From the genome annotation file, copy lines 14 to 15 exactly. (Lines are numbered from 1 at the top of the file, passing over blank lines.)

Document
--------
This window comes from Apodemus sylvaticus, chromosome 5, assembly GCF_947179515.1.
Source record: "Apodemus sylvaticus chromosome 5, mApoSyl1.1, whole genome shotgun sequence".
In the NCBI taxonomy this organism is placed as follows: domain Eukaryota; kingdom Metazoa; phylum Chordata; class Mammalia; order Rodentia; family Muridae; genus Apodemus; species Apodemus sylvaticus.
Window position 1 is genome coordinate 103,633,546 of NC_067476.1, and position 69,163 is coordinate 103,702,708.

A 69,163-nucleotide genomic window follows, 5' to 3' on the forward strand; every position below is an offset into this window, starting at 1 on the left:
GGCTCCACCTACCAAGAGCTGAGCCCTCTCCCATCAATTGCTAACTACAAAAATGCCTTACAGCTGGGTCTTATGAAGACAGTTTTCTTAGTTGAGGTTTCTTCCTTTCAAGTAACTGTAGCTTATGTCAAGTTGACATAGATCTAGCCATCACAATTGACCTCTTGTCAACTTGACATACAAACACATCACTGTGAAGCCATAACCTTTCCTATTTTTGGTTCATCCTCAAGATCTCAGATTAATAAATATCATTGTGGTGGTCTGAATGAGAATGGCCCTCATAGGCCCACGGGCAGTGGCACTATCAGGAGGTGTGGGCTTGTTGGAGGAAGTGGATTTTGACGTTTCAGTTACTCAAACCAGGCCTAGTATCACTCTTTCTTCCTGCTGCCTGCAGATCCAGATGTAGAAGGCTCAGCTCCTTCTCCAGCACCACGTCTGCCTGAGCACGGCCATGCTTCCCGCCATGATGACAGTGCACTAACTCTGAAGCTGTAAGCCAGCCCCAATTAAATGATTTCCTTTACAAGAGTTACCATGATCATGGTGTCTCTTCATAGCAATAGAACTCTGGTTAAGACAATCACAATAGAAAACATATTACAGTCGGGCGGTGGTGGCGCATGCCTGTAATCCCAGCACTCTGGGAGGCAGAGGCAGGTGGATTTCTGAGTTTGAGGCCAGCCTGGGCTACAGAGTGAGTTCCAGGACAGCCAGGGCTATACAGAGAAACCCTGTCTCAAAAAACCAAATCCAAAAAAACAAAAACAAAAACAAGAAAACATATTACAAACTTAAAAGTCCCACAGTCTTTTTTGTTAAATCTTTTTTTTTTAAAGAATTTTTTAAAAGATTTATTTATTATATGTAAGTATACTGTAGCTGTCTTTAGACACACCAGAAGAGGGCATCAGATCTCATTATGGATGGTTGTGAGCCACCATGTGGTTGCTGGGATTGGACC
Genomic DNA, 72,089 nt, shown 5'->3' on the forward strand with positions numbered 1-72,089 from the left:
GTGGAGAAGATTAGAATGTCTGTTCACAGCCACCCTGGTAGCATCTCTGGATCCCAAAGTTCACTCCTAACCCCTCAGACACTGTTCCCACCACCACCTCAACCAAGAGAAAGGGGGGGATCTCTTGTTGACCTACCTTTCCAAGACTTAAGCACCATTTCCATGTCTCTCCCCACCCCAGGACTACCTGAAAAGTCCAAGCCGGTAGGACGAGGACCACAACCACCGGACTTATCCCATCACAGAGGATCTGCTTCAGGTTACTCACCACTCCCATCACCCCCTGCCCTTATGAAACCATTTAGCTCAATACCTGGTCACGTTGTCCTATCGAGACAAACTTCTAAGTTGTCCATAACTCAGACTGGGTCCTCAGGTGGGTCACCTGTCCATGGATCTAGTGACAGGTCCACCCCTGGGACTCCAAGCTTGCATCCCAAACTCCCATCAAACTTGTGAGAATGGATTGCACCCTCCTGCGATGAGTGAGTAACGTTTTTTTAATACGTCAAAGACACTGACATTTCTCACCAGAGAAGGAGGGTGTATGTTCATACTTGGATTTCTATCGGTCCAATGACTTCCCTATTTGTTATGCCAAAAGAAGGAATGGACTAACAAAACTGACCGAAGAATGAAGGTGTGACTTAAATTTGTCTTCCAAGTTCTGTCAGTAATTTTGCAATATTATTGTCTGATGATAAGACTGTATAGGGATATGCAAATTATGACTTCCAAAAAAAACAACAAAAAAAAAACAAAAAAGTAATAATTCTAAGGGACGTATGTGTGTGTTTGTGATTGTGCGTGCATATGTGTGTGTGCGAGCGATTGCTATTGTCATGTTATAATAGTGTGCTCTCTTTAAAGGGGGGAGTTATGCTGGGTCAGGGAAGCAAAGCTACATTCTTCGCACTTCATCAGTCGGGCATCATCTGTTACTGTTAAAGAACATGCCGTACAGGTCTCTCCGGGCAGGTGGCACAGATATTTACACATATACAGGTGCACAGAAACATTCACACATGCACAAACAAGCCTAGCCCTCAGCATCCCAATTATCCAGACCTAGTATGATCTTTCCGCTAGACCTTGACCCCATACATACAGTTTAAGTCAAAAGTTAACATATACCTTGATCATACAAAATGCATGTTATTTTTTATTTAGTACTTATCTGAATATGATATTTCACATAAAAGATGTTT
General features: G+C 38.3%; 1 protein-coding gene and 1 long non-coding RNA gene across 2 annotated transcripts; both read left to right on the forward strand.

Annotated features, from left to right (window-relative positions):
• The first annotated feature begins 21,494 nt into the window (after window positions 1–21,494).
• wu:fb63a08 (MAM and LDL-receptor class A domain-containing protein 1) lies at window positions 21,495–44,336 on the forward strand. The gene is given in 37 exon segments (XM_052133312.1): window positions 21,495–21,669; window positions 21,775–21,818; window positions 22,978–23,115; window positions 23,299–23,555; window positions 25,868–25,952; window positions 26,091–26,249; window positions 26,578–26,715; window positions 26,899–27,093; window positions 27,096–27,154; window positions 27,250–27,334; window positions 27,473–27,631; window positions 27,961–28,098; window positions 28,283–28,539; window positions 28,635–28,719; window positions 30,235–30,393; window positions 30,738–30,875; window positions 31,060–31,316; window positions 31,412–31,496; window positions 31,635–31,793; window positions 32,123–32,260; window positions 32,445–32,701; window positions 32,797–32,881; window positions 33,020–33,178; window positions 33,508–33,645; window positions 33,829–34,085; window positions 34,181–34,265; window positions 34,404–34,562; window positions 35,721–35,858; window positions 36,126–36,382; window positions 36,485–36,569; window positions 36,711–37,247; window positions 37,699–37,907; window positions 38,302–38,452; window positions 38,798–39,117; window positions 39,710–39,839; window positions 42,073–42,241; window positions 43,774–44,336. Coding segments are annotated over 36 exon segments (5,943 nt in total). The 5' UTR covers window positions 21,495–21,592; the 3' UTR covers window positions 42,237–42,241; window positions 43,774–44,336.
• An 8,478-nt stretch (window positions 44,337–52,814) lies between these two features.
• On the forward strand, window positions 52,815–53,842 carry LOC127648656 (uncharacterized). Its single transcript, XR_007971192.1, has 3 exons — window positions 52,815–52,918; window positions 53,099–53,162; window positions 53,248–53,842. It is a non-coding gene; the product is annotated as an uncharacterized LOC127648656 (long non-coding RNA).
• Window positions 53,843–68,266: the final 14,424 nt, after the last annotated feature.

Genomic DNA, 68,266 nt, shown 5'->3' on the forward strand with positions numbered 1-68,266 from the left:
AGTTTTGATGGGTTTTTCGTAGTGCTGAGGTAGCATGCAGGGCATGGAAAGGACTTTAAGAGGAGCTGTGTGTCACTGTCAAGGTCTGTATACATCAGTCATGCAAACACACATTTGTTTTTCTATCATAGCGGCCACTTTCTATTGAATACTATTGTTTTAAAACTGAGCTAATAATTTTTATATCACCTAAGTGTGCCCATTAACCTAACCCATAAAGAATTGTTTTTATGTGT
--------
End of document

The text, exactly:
• On the forward strand, window positions 52,815–53,842 carry LOC127648656 (uncharacterized). Its single transcript, XR_007971192.1, has 3 exons — window positions 52,815–52,918; window positions 53,099–53,162; window positions 53,248–53,842. It is a non-coding gene; the product is annotated as an uncharacterized LOC127648656 (long non-coding RNA).
• Window positions 53,843–68,266: the final 14,424 nt, after the last annotated feature.